TOTAL SA: Leader In A Changing World
For decades, super major oil stocks have enjoyed a well-earned reputation for reliability and safety. Over the past 40 years, oil prices have ranged from over $150 to less than $10 a barrel.
But even as hundreds of energy companies have gone through booms and busts, ExxonMobil XOM (XOM) has increased its quarterly dividend by 11.6 times or more than 1,100 percent. Chevron CVX Corp (CVX) has multiplied its payout by 12.9 times.
The majors have also fared well since mid-2014, following the decisive break in oil prices under $100 a barrel. In this “lower for longer” environment, the vast majority of energy companies cut payouts, including 60 companies this year since early March.
In contrast, ExxonMobil has raised its dividend by 26 percent since mid-2014. Chevron’s payout is 20.6 percent higher. And France’s Total SA (FP, TOT) has increased by 15 percent.
Super majors have prospered throughout energy price cycles for two key reasons. First, balance sheets are quantifiably stronger than those of most sovereign nations. In hard times, they have a real cash cushion against operating shocks, as well funds to invest while rivals retreat.
Supers’ business models also combine demand-driven “downstream” refining, chemicals, marketing and distribution with “upstream” exploration and production. And lower prices that hurt E&P spur activity and revenue downstream.
COVID-19 fallout has made this no ordinary cycle. In fact, super majors are getting hit on both ends, as social distancing measures slash demand for refined products like jet fuel and gasoline at the same time commodity prices are crashing.
The result is an historic blow to Q1 profits and cash flow, and likely worse to come in Q2. Reduced cash flow has forced companies to raise debt to fund reduced CAPEX levels. And that’s fueled speculation other super majors will follow the example of Royal Dutch Shell (RDS/A), which has cut its June dividend by -66 percent.
Super majors’ challenges also come at a time when many investors believe the days of fossil fuels themselves are numbered. So not surprisingly, they’ve magnified doubts about the sustainability of these companies’ time-tested business model.
One big reason I’m not among the skeptics: Q1 results at Total SA. Despite the lowest all-in production costs of the super majors, the company’s E&P unit took a 39 percent hit to cash flow. A robust 5 percent increase in output was more than offset by declines of 24 percent and 26 percent in realized selling prices for liquids and natural gas, respectively.
Management now expects full-year 2020 production to be about 5 percent below guidance issued in February. That’s following the “strengthened action plan,” which cuts another 25 percent from projected full-year CAPEX, and includes the effect of output curtailments in Canada and OPEC countries.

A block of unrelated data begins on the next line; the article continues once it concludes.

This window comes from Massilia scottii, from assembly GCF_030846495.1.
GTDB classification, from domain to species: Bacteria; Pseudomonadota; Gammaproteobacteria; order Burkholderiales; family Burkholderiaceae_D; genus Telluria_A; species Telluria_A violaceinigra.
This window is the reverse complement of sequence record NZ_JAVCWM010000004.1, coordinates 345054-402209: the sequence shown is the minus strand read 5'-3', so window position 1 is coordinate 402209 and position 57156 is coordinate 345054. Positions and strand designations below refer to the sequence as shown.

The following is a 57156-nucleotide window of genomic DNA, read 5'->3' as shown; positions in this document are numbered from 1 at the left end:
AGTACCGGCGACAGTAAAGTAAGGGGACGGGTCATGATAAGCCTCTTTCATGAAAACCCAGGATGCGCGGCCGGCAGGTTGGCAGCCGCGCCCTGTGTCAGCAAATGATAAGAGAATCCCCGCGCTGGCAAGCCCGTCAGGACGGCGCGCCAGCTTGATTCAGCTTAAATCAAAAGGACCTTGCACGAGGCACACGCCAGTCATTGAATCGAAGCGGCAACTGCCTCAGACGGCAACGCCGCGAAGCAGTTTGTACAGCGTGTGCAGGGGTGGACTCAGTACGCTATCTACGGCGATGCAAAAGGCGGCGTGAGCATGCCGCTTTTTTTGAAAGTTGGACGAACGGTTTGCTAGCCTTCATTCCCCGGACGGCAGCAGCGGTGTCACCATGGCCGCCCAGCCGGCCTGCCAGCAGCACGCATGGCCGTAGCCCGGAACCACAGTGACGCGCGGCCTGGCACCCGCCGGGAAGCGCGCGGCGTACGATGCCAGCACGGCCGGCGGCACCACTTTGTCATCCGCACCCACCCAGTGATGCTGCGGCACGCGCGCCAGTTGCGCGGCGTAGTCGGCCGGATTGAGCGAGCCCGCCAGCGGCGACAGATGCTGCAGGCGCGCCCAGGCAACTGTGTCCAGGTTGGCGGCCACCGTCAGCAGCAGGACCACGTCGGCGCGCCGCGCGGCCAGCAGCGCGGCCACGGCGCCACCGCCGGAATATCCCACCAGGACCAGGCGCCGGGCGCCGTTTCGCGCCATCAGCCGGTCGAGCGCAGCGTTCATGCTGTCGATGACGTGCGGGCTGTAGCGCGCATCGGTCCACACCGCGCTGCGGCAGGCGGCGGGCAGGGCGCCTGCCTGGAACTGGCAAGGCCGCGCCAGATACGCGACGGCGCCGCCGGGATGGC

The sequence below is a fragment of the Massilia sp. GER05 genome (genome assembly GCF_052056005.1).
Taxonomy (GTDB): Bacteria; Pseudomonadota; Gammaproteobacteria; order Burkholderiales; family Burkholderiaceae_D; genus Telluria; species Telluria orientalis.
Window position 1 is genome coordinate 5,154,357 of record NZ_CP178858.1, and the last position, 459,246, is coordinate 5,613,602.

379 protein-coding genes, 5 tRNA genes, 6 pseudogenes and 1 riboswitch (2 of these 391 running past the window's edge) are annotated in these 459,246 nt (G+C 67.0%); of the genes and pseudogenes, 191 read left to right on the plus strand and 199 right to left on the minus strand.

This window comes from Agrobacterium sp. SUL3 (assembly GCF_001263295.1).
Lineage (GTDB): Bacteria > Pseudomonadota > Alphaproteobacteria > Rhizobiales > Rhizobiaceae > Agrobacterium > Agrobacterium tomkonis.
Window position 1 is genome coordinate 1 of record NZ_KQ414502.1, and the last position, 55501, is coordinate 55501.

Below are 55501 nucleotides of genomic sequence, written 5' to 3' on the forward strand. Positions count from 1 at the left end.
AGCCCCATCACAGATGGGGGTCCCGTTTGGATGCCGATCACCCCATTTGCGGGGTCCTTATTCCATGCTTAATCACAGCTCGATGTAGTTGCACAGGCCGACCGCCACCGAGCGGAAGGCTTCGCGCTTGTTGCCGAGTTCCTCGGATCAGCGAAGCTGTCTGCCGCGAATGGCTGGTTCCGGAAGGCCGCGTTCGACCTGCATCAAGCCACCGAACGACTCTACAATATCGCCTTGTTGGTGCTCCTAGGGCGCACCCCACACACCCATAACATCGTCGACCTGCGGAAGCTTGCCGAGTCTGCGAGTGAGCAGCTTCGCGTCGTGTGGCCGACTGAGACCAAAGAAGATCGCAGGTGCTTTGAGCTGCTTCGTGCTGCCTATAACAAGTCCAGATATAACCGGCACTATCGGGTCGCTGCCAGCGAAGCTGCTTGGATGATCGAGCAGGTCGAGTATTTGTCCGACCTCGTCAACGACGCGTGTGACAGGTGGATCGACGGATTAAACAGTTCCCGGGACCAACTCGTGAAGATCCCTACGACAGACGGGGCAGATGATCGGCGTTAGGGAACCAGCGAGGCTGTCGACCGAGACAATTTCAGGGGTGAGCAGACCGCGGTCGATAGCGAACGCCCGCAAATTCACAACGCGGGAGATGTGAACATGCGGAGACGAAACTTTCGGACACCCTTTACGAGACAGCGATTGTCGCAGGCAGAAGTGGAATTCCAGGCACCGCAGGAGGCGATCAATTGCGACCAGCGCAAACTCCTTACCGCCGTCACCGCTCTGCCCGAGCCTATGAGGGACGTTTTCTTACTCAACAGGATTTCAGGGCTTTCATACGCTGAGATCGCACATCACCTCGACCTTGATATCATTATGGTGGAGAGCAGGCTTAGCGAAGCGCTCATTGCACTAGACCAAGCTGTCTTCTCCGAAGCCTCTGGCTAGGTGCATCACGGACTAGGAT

Total also reports its downstream facilities have run as much as 50 percent below normal since mid-March, due to COVID-19 fallout. That trend promises to worsen refining margins that were down 20 percent in Q1 from a year ago, and further depress throughput that was 30 percent lower. Social distancing measures will continue to hurt the retail network, which saw 10 percent lower sales.
One division, however, has not gone into reverse: Integrated Gas, Renewables & Power (iGRP) boosted earnings 54 percent from a year ago. That was good for 40 percent of the company’s overall operating income, up from a 17 percent share in Q1 2019. Primary drivers were a 30 percent lift in LNG sales and 70 percent higher renewable energy generation.
iGRP will likely contribute an even larger share of Total’s profits going forward, as the only division not seeing a CAPEX cut this year. Management is pushing ahead with a $23 billion LNG export project in Mozambique, while lifting global renewables capacity to 25 GW in 2025, up from 3 GW at the end of 2019.
In May alone, Total started up a 256-megawatt solar facility in Australia and brought online a fifth of targeted 60 MW of distributed generation for 2020 in Southeast Asia. Management also announced the EUR515 million purchase of EDP-Energias de Portugal’s assets in Spain.
That transaction adds 2.5 million new retail electricity customers, making the company the fourth largest supplier of gas and power on the Iberian peninsula. And it follows similar acquisitions in Belgium and France.
Overall, iGRP’s share of annual CAPEX will double to 20 percent by 2030, a key element of Total’s goal to be “carbon neutral” by 2050. The company also owns 51.75 percent of solar components manufacturer SunPower Corp SPWR (NSDQ: SPWR), which will spin off panel production as Maxeon Solar by the end of Q2. And it’s pushed ahead with the sale of its North Sea oil and gas assets, while exiting previously planned purchases of Occidental Petroleum OXY (OXY) fields in Algeria and Ghana.
Total is still primarily an oil and gas producer. And despite the rebound in global oil prices, Q2 results are likely to be worse than Q1, which saw hits of 35 percent and 31 percent to income and cash flow, respectively.
But steady iGRP returns coupled with low debt and $1 billion in new operating cost cuts will offset much of the expected shortfalls at refining and E&P operations. And that backs the company’s dividend, which management most recently affirmed during the Q1 earnings call.
Total’s iGRP growth also ensures its business model will be sustainable should the world continue to electrify, as seems likely. And the fact that management has succeeded in making the company a major player in power in such a short time highlights the continuing ability of super majors to adapt business mix to meet their challenges, buying and/or building what they need to thrive as needed.
In short, Total’s success is a warning to those who would bet against the future of super majors. The environment is changing but the business model is alive and well.